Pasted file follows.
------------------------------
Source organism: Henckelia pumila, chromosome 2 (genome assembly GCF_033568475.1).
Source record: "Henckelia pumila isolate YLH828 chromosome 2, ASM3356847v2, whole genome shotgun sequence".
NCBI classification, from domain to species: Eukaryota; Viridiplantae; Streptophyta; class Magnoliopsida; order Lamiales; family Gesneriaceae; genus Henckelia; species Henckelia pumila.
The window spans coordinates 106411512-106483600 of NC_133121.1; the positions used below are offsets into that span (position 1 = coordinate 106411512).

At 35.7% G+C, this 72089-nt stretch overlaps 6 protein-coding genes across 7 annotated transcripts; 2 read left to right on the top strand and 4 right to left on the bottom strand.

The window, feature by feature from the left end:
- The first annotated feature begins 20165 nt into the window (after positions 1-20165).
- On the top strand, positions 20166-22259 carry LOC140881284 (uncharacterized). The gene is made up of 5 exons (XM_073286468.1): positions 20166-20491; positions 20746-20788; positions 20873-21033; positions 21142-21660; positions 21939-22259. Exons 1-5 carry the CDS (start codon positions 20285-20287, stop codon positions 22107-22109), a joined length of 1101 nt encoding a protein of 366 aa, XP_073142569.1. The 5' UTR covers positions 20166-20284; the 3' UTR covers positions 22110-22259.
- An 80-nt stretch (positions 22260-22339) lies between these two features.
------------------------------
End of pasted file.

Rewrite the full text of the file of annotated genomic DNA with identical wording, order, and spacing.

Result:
Source organism: Henckelia pumila, chromosome 2 (genome assembly GCF_033568475.1).
Source record: "Henckelia pumila isolate YLH828 chromosome 2, ASM3356847v2, whole genome shotgun sequence".
NCBI classification, from domain to species: Eukaryota; Viridiplantae; Streptophyta; class Magnoliopsida; order Lamiales; family Gesneriaceae; genus Henckelia; species Henckelia pumila.
The window spans coordinates 106411512-106483600 of NC_133121.1; the positions used below are offsets into that span (position 1 = coordinate 106411512).

At 35.7% G+C, this 72089-nt stretch overlaps 6 protein-coding genes across 7 annotated transcripts; 2 read left to right on the top strand and 4 right to left on the bottom strand.

The window, feature by feature from the left end:
- The first annotated feature begins 20165 nt into the window (after positions 1-20165).
- On the top strand, positions 20166-22259 carry LOC140881284 (uncharacterized). The gene is made up of 5 exons (XM_073286468.1): positions 20166-20491; positions 20746-20788; positions 20873-21033; positions 21142-21660; positions 21939-22259. Exons 1-5 carry the CDS (start codon positions 20285-20287, stop codon positions 22107-22109), a joined length of 1101 nt encoding a protein of 366 aa, XP_073142569.1. The 5' UTR covers positions 20166-20284; the 3' UTR covers positions 22110-22259.
- An 80-nt stretch (positions 22260-22339) lies between these two features.